Life at Standard Triumph

Life at Standard Triumph
by Martin Longmore
Reproduced via ‘oldclassiccar’

It was 3rd, August 1969 and I was starting my first day’s work at Standard-Triumph Motor Company in Coventry. Full of anticipation I parked my old 1951 Riley and made my way to ‘Ivy Cottage’, the reception area, and asked for Harold Knibbs, who was to become my manager. My interview with Mr. Knibbs had gone far better than expected and I was duly given the job. He was an affable gentleman of the old school, well dressed and very polite.

My father had worked at the company during WW2, and was a friend of long-standing with John Bevington who, at that time, was Personnel Manager, or so I believe. They both enjoyed trout fishing together and it was John Bevington who introduced Sir John Black to the sport. I remember my father telling me that one day he had a telephone call from John Bevington, telling him to be outside of the reception area at 11.00am where a car and driver would be waiting to take him to Billy Lane’s fishing tackle shop, in Coventry. Once there he was to choose some good quality trout fishing gear, creel, rods and flies etc, and the driver would pay for these items by cheque. The fishing gear was for Sir John, as he was going to try his hand at the sport. John Bevington had suggested my father choose the gear as he was an experienced fly fisherman. How Mr. Black got on with his sport is unknown to me, but my father and I spent many happy hours together fishing with John Bevington before, and for some time after, his retirement, until he decided in the early seventies to migrate to New Zealand with his long time friend Ken Green and family. Ken had just secured a position overseeing the distributorship in NZ. I continued corresponding with JB by letter as he had known me since my birth, until his death in the late seventies.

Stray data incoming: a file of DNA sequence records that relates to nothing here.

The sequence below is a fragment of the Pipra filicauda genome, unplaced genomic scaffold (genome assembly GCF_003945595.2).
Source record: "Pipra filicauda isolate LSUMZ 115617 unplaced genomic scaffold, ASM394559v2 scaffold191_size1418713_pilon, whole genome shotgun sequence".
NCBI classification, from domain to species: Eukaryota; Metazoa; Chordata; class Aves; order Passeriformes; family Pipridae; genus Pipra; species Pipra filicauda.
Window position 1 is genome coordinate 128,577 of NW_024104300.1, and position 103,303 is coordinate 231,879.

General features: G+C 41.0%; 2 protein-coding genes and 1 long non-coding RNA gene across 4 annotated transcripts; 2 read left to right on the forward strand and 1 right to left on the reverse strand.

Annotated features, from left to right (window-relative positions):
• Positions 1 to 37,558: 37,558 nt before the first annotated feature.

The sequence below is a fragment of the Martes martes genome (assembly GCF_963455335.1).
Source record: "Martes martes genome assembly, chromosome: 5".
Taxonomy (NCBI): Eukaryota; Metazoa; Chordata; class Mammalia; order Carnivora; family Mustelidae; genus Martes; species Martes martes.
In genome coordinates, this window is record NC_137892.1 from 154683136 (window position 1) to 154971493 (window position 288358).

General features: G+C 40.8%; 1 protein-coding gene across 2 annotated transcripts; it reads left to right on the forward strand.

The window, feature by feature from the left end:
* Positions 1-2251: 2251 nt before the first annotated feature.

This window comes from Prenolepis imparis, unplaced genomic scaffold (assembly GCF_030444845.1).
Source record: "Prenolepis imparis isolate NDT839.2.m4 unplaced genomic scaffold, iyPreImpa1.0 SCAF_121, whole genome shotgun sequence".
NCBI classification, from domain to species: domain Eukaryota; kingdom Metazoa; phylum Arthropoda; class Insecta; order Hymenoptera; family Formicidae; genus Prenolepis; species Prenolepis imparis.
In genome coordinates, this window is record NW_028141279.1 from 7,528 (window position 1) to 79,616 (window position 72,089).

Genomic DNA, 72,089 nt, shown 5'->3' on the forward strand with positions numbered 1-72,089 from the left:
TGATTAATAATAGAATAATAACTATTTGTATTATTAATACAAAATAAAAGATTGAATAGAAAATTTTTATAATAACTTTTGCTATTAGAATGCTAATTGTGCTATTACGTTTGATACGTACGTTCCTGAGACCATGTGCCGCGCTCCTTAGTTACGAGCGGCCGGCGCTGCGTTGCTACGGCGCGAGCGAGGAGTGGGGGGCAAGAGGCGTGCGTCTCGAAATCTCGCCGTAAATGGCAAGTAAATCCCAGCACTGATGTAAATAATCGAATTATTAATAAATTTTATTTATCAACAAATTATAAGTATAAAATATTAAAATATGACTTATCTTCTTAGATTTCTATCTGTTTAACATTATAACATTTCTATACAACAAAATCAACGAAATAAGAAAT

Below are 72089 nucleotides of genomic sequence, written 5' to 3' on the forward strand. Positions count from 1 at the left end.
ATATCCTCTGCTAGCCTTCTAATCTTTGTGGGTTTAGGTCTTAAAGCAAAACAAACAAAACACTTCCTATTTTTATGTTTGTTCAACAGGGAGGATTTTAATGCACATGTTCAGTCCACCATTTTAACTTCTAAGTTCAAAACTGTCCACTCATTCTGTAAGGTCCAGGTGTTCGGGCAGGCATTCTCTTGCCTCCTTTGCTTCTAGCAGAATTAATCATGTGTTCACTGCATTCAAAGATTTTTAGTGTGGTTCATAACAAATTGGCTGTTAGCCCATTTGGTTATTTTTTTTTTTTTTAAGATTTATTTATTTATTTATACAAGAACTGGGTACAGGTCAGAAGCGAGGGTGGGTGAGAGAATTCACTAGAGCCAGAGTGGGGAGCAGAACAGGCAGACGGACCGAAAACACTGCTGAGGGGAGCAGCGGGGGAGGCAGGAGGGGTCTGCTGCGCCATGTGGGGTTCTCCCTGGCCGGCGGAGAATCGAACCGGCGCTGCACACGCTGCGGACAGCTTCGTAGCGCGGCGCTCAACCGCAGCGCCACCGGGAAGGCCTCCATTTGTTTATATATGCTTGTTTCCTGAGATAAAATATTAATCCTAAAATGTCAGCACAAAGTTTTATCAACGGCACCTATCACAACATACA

Standard-Triumph was a very family- and friends-orientated company. Fathers and sons, brothers and sisters, and anyone who knew someone who worked there, all had a good chance of being employed by the company. I must add a caveat to my statement, as I can only verify this statement to apply to the areas of the company that I worked in, or knew of. Harold Knibbs being an ex-colleague of John Bevington, without doubt, helped me gain employment with the Company.